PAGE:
American Studies News

Please join us in welcoming Michael Socolow on March 16
Michael Socolow presents: Six Minutes in Berlin: The Nazi Olympic Games in Sports and Media History at 4:00 pm in Olin Sang 201. Click for more information...

Joyce Antler Unites To Create Powerful Voice
Professor Emeritus Joyce Antler—along with fellow scholars Susan Quinn, Megan Marshall, Frances Malino, Lois Rudnick, Judith Tick and Roberta Wollons—collectively co-wrote "When Women Speak out for All" an op-ed piece reminding us that Lady Liberty is far from dead.  Click to view the article.

Lewis Black Featured at October 2016 Conference to Mark the Arrival of the Lenny Bruce Archives
lewisblackComedian Lewis Black spoke at the dinner for the two-day conference, "Comedy and the Constitution: the Legacy of Lenny Bruce," which celebrated the arrival of the Lenny Bruce Archives at Brandeis University.

Stan Brooks '79 Recounts Remarkable Recovery
On March 10, 2016, the Huffington Post published "It's Not How Hard You Hit. It's How Hard You Can Get Hit And Keep Moving Forward", which chronicles Stan Brook's recovery from a serious skiing accident. His long recovery took him from a hospital bed to rehab, a wheelchair to walker. Find out how he is doing today: http://www.huffingtonpost.com/stanley-m-brooks/i-hit-a-tree_b_9423842.html

Spotlight Continues to Win Awards
Spotlight EventJosh Singer (pictured 2nd from right) recently won the Writers Guild Award and an award from the British Academy of Film and Television Arts for his work on Spotlight. Spotlight is the true story of how the Boston Globe uncovered the massive scandal of child molestation and cover-up within the local Catholic Archdiocese, shaking the entire Catholic Church to its core. It features our very own American Studies and Journalism professor, Eileen McNamara (pictured 3rd from the right). Last Fall a 2-day event was held that featured a screening of Spotlight and a panel discussion with the "real" Spotlight team.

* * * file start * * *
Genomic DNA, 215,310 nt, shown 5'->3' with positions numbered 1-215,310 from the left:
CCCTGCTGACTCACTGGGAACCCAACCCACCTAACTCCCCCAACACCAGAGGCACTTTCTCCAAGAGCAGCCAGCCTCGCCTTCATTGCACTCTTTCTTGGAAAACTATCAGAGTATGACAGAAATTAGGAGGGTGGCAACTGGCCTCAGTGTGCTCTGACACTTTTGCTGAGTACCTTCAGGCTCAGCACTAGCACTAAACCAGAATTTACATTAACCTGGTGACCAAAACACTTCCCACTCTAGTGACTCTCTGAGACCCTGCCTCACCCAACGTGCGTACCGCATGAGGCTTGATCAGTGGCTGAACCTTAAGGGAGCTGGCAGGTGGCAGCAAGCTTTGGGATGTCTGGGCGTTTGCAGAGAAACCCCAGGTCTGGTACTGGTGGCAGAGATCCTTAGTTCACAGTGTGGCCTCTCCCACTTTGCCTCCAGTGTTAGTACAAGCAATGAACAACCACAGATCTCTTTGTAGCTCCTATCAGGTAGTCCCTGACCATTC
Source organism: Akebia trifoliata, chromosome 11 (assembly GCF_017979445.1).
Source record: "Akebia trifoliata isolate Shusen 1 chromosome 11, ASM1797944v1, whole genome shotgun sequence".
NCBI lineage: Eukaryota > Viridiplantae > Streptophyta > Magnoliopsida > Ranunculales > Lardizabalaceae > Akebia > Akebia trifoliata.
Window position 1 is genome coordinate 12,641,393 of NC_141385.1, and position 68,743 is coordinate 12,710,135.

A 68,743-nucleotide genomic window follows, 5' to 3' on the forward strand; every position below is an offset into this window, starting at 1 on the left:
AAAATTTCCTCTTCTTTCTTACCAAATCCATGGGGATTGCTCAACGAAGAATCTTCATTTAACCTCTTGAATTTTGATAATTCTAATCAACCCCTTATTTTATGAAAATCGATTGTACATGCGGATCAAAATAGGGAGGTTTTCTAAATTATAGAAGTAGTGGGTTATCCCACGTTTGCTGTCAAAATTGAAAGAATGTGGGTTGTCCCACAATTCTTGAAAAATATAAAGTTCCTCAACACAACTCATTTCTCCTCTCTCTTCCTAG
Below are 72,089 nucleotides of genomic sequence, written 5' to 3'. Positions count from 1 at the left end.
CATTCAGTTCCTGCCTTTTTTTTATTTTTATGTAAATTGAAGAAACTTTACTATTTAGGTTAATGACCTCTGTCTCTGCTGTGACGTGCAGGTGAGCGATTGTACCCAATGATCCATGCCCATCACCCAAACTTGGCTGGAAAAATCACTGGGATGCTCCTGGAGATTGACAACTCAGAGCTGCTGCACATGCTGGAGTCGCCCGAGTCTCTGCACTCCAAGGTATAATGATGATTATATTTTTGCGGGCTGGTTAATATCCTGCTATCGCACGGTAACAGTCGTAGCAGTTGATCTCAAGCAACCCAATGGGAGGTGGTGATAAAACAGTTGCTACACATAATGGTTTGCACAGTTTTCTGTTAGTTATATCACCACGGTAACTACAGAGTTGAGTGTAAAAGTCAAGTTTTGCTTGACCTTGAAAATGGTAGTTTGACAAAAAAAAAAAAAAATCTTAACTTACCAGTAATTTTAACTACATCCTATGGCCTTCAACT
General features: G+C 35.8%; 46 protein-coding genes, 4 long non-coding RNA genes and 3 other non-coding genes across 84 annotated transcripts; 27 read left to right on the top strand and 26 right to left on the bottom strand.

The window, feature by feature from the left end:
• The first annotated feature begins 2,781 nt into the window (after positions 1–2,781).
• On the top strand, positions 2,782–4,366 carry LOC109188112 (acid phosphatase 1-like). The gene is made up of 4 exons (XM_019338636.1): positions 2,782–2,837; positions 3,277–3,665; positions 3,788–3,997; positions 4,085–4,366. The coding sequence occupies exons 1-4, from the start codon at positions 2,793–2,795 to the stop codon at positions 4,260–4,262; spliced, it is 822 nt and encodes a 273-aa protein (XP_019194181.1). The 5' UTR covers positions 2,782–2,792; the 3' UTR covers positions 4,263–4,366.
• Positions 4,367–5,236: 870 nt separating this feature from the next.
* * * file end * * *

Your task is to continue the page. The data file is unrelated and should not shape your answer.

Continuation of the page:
For more new, please visit: http://www.brandeis.edu/programs/american-studies/Noteworthy%20News.html


American Studies
 

American Studies

The American Studies program offers an interdisciplinary approach to the myths, values, symbols, institutions and behavior of the peoples of the United States and to the questions raised by the influence of the United States in shaping the modern world. The American studies major is designed to provide a comprehensive understanding of the history and major features of American civilization.

Students anticipating careers in law, business, public policy, communications, education, journalism, teaching and careers as professors of American studies, history and literature have typically enrolled in the department.

As a sponsor of programs in law, journalism and environmental studies, the department welcomes students who seek active engagement with the contemporary world through firm grounding in a sound liberal arts education.


Brian Donahue
The American Studies Program is delighted to announce that Brian Donahue, Associate Professor of American Environmental Studies (on the Jack Meyerhoff fund), has been made an elected member of the American Antiquarian Society.  His election to the society is a mark of distinction bestowed upon him by his colleagues in the fields of colonial and early American history.  Professor Donahue's particular research has focused upon the farm and forest history of New England.
The Society's current membership includes scholars, educators, publishers, collectors, cultural administrators, civic leaders, journalists, writers, and filmmakers, as well as lay persons with an interest in the field of American history. Fourteen presidents of the United States have been members, and AAS members have been awarded over sixty Pulitzer Prizes and over fifty Bancroft Prizes for their work. Members have been elected from every region of our nation and from thirty-three foreign countries.

A Statement from the American Studies Program on the decision by the American Studies Association to boycott Israel:

It is a with deep regret that we in the American Studies Program at Brandeis University have decided to discontinue our institutional affiliation with the American Studies Association. We view the vote by the membership to affirm an academic boycott of Israel as a politicization of the discipline and a rebuke to the kind of open inquiry that a scholarly association should foster. We remain committed to the discipline of American Studies but we can no longer support an organization that has rejected two of the core principles of American culture--freedom of association and expression.